Sometimes it's just easier to chalk things like this up to the baseball gods. That's pretty much the point I'm at this season; chalking it all up to something out of the control of our team, because cursed is cursed. This season, if they're not cursed, the Twins sure as hell are snakebitten.
The Minnesota offense exploded for four runs in the fifth inning, giving Nick Blackburn a 5-3 lead. It wouldn't last.
Blackburn wasn't at his best today but had been getting decent results, until Victor Martinez jacked a two-run shot to knot it up. It looked like he knew exactly what Blackburn was going to throw, where he was going to throw it, and exactly how fast it would be. Martinez was waiting for that one.
In spite of having allowed five runs and throwing 91 pitches through six, the bullpen is the biggest weakness on this team full of weak links, so Blackburn was run back out for the seventh. He walked Alex Avila on six pitches before Ryan Raburn singled, putting runners at the corners with nobody out. That was the end of Blackburn's afternoon.
After the jump: the good, the bad, and the ugly. Oh, and the end.
I don't know why Gardenhire went right back to Jim Hoey. But I won't pretend to know what happens off the field, and I won't pretend to know how Gardy's mind works in terms of "last chances" or "showing confidence in a pitcher", and I also know that there really aren't any good options for high-leverage situations. Whatever the rationale, Gardy went right back to Jim Hoey. Game tied, runners at the corners, nobody out in the seventh.
Hoey battled with Brandon Inge before finally walking him on a changeup down and in, loading the bases. It looked like another typical Hoey outing.
But then Hoey struck out Austin Jackson. After falling behind 3-1. His 3-1 fastball hit low and away, of course Jackson was taking all the way. Hoey's 3-2 fastball burned the lower edge of the strikezone, inside this time, and again Jackson was looking. Hoey certainly isn't known for his location, but on those two pitches he was exactly what the front office and Gardy wanted him to be; a guy who could actually place his mid-90s fastball and pick up a strikeout once in a while.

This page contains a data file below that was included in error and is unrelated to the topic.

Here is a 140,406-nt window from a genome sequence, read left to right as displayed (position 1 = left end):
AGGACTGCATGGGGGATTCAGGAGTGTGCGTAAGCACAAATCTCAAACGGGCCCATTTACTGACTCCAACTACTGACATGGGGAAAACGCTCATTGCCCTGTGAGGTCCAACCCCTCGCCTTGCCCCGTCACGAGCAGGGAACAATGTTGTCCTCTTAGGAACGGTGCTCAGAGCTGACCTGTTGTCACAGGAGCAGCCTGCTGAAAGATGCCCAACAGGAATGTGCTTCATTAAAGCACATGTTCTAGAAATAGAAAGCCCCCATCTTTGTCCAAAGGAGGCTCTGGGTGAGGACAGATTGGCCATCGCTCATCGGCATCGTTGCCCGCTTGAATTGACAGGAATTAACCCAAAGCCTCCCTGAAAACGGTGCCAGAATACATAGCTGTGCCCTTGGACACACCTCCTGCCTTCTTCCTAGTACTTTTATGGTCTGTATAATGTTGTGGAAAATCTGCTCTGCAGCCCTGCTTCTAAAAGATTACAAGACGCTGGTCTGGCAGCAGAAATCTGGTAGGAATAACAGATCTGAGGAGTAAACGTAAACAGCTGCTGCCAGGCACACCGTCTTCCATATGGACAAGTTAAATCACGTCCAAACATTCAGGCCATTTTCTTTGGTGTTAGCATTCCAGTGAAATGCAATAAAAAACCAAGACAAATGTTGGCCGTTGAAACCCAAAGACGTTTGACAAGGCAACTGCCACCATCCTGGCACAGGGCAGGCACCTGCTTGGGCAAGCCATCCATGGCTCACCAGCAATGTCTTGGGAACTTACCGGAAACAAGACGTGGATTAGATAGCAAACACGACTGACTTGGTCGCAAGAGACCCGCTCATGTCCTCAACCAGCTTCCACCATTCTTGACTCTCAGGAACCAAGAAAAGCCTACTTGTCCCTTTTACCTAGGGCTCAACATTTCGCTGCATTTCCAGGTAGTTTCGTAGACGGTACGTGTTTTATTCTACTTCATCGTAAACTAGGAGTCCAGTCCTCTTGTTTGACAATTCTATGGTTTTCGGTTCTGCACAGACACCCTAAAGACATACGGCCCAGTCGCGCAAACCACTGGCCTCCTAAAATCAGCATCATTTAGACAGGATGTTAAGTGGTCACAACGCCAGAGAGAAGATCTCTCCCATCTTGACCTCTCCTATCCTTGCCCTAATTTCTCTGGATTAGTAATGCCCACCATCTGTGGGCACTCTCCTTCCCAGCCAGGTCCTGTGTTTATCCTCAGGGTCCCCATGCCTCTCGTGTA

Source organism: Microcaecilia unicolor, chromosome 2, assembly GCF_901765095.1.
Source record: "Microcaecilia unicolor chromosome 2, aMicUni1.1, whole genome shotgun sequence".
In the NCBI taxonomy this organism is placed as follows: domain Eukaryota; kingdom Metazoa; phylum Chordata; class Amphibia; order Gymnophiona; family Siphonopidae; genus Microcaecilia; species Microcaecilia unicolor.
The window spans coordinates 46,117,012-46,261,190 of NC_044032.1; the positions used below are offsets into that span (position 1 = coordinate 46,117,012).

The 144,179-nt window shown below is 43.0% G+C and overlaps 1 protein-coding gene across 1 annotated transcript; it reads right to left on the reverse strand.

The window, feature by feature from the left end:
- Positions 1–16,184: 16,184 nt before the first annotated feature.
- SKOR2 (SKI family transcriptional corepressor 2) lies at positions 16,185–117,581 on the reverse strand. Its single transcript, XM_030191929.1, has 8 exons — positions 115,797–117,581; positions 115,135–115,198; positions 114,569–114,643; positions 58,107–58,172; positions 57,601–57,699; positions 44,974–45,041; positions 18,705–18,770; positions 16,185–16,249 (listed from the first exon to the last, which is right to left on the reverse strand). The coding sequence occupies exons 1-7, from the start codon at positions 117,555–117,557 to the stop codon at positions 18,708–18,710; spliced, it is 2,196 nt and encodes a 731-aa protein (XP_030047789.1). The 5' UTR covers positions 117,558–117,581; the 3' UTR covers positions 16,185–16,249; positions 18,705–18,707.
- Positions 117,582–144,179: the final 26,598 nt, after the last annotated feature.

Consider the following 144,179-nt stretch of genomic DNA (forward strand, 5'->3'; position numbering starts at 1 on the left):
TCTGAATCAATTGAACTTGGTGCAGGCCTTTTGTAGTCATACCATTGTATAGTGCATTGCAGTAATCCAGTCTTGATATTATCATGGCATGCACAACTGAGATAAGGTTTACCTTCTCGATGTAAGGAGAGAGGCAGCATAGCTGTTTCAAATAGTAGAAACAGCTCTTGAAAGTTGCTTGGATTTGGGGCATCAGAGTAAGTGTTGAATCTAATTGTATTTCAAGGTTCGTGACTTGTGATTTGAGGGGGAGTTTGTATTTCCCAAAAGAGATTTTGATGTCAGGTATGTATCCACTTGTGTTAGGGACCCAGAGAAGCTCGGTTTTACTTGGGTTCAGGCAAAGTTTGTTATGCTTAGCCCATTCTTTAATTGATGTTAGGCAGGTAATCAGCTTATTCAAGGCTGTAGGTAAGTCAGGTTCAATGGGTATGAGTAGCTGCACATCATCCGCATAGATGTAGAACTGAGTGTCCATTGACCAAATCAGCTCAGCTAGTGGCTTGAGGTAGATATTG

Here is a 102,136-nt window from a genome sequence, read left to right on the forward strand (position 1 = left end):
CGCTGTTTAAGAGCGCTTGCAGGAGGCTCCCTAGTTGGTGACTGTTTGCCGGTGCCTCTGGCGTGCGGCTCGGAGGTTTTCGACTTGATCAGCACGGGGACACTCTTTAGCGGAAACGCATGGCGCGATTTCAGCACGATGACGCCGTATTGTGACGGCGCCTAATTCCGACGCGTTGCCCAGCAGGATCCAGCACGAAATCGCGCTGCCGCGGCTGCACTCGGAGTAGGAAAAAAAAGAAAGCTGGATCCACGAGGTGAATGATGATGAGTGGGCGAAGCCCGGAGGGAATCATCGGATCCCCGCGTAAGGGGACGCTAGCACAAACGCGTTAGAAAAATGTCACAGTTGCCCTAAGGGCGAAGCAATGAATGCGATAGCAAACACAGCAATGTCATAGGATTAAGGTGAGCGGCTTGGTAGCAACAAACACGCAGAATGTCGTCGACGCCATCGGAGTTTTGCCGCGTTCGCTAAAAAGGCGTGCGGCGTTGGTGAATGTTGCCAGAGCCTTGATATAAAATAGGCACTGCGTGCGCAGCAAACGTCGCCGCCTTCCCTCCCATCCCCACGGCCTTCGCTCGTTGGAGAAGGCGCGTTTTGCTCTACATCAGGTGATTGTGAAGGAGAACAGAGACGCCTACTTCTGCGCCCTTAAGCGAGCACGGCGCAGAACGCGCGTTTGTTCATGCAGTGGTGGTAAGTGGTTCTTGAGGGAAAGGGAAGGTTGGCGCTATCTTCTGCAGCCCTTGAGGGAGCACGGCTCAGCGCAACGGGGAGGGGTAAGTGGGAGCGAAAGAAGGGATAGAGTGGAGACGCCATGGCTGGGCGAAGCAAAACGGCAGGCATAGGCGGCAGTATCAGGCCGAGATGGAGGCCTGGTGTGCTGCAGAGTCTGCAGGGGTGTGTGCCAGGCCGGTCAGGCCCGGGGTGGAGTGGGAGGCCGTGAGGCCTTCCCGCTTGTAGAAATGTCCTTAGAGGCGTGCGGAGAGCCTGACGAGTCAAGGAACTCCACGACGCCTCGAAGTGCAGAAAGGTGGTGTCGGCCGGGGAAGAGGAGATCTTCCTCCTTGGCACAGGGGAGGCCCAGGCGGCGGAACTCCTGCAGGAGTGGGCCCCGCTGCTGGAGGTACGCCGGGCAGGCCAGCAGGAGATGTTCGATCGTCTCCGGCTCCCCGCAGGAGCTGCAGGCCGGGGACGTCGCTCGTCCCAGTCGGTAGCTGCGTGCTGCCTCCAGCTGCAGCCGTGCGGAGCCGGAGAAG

Gardy immediately came out and pulled Hoey, replacing him with Phil Dumatrait. Dumatrait worked quickly, striking out Casper Wells on four pitches before getting Brennan Boesch to line out after three straight sliders.
Yes, our bullpen...OUR bullpen...escaped a bases loaded, nobody out situation without allowing a single run. The Twins went to the eighth still tied at five.
Jim Thome worked a walk to lead off the inning. It all went for nought.
Delmon Young was retired on one pitch. Again. At least this time he made good contact. Danny Valencia struck out looking, Rene Rivera swinging. And that was it. The Twins' last best chance of taking this one home wasted in a splurge of incompetence.
Alex Burnett came out for the bottom of the eighth and picked up two quick outs to start the inning. Then this happened:
- Jhonny Peralta singled.
- Alex Avila "doubled" into the left field corner, where the ball came into fan interference once if not twice. On fan interference, the ball is dead, and on replay it was clear that on either occasion (both moments of interference came less than one second apart) Peralta was barely around second base. Yet, for some inexplicable reason, the umpiring crew (yes, all of them, they converged in order to all confirm that they did, indeed, want to make the wrong call) awarded Peralta home plate.
- The run gave the Tigers a 6-5 lead, when Peralta should have been halted at third base.
Of course this play isn't reviewable, and of course Gardenhire was eventually ejected for arguing the call. It was Gardenhire's 56th ejection since he took over as manager in 2002, but this was for all the right reasons. I don't mind seeing Gardy getting tossed. I like someone showing a little passion, and I like seeing that the manager of this star-crossed awful team still cares enough to get his ass off the bench and argue a call that couldn't possibly be reversed anyway.
Here's a graphic I pulled from yesterday's game.
So yeah, you can add one more to that list. If he's not careful he'll double up second place by the end of the year. And, speaking of the end...
Jason Kubel was pulled for pain in his foot, and while X-rays were negative it was Jason Repko who saw the final plate appearance of the game. And, with Kubel now day-to-day, he was Minnesota's final hope today against the Tigers.
Repko flipped a dying flair into shallow left field. I desperately wanted him to reach, because nobody on this planet likes Jose Valverde...not even Detroit Tigers fans. And as the ball continued to fall, and Dick Bremer freaked out and I was shouting for the ball to get down, Don Kelly came out of nowhere. He laid himself out and snagged the ball off the top off the grass for the final out.
It just figures.